When I think, “Gothic horror”, my mind immediately conjures up images from Del Toro’s masterclass foray into the genre. The extravagant dresses, the dilapidated mansion on an otherworldly plot of land, the unspoken sexual tension, and, of course, the wraith-like ghosts that creak and crawl through the mansion at night are a “greatest hits” of Gothic fiction given full freedom by Del Toro to meet their highest heights.
Everything about this film is gorgeous. The visuals are a feast for the eyes, while the sounds and score rattle your emotional core. Where Bly Manor relies on subtlety, Crimson Peak stabs for the jugular. Still, the mystery at the heart of Crimson Peak keeps everything evenly paced and tethers you to the bombast with little discomfort. This is the closest Del Toro has come in an English-language piece to capturing the same magic and mayhem he established in his earlier Spanish-language films.
If you’re looking for Gothic horror through a Mexican fairy-tale lens, Crimson Peak is the perfect film for you.
2. The Uninvited (1944)
The setup to Lewis Allen’s The Uninvited (1944) is quite simple. Brother and sister duo, Roderick (Ray Milland) and Pamela Fitzgerald (Ruth Hussey) stumble upon the abandoned Windward House while vacationing in a coastal town. Enamored by its halls and charming interior design, they track down the owner and make an offer to buy the lavish house. The owner, Commander Beech (Donald Crisp) seems strangely eager to let go of the property at their asking price, whereas his young granddaughter, Stella Meredith (Gail Russell) is distraught over the purchase. Thrilled, but somewhat bewildered, the Fitzgeralds rush to tour their new home. All is well…until they reach the upstairs studio.
There’s a cold, unnerving feeling in that room. All who go there are swept up in dark emotions. This on its own would be enough to cause concern for any new homeowner. So, imagine the terror felt by the Fitzgeralds when they begin to hear a woman crying in their halls at night.
The Uninvited is a delightful mix of Gothic hauntings and 1940’s mainstream cheese.
Ray Milland hams it up as the prototypical “tough guy” who does everything in his power to hide how disturbing he actually finds everything to be. Meanwhile, Allen and his team fuse the quips and film noir-inspired performances with classic Gothic narrations and pace that make the film feel like it is a novel come to life. Some elements show their age, but the hauntings are handled so deftly that they sent shivers down my spine.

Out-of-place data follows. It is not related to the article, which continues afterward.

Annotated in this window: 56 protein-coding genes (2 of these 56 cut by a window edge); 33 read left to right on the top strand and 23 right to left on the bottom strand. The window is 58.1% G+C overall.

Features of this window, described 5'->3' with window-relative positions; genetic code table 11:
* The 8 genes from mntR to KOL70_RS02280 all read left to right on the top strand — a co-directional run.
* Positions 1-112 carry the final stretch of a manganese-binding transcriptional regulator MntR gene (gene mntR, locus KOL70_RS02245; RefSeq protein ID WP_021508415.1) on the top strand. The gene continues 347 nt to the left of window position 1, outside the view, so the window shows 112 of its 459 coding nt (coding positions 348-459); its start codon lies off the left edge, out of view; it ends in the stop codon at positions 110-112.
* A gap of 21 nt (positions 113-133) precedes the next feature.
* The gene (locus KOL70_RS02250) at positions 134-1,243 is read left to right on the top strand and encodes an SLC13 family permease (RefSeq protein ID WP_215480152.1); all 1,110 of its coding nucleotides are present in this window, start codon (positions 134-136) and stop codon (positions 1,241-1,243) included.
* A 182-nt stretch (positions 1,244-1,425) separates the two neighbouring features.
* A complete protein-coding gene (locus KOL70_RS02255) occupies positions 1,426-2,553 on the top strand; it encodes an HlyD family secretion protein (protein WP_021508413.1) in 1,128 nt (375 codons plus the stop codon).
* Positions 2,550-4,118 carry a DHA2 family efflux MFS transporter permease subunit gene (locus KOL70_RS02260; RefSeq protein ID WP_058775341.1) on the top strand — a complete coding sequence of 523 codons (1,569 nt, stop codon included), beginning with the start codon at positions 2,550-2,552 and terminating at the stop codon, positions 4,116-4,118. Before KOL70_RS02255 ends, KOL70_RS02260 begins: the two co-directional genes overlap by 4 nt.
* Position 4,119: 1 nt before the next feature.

If you are searching for a film that conjures up the same tension and intrigue as the muddy footprints tracked throughout Bly, The Uninvited will not disappoint.
WHERE TO WATCH: Watch for free on the Criterion Channel.
Still, there is one other film that I think encapsulates the majority of the elements found in “The Haunting of Bly Manor”. Ghosts, a large estate in the middle of nowhere, an outsider there for work, and unexplained deaths linked to traumas of the past all culminating into a perfect union….
1. The Woman in Black (1989)
There are many films that could have topped this list, but only The Woman in Black (1989) checks just about every box on the Bly Manor checklist.
I considered recommending the 2012 adaptation of Susan Hill’s novel, but, although the Daniel Radcliffe star picture packs a punch, it lacks the Gothic trappings of both the novel and the stage adaptation. Recently, the 1989 ITV adaptation directed by Herbert Wise was released on DVD and Blu-ray in the UK. I had heard many accounts of just how harrowing of a film it was, but could never really understand what made it so special based on the stills and trailers I had seen. With it finally readily available on home video, I took a gander and was swept away by what it had to offer.
This version of Hill’s story hits all of the benchmarks one might be looking for in a good Gothic horror film. It is also the closest a film adaptation has come to capturing the whimsy and tension of the stage play.
Set in 1925, a solicitor by the name of Arthur Kidd (Adrian Rawlins) is tasked by his employer to attend the funeral of their client, Alice Drablow. While in the area, Arthur must also see to the deeds for Drablow’s estate and large house out in the marshes, as she was the last surviving owner. Upon his arrival in the small town of Crythin Gifford, Kidd is immediately confronted with the tension in the air. The locals seem to be hiding something, and are wary of outsiders. More so, the very mention of the Drablows causes stammering and sideways glances.
Things take a much more terrifying turn as Kidd starts to see a woman dressed in black mourning attire at random locations throughout town. Once inside the Drablow estate, Kidd decides to stay the night to mill through the mass amounts of paperwork he finds amongst their belongings. That is when he starts to hear the screaming every hour, and he begins to see the Woman in Black coming closer to him with every new sighting.
Who is this woman? Is she the one he hears screaming? What secrets are the locals hiding?THE WOMAN IN BLACK, like THE HAUNTING OF BLY MANOR, takes its time to set up its premise and explore the human condition before delivering some of the most effective scares of its time. Click To Tweet
The film does feel a bit dated at times, and it is clear that this was made for television. Yet, the tone of the film is quietly dreadful. There is a tension as if something is about to burst at any moment. The more questions that are raised, the more horrible possibilities there are to uncover. The film also uses nostalgic imagery, much like Flanagan’s series, to add just enough modernity to the story so that it feels as if it could still happen to this day.
The Woman in Black is a beautiful, tragic, and terrifying film that is bound to linger with you long after you have finished it.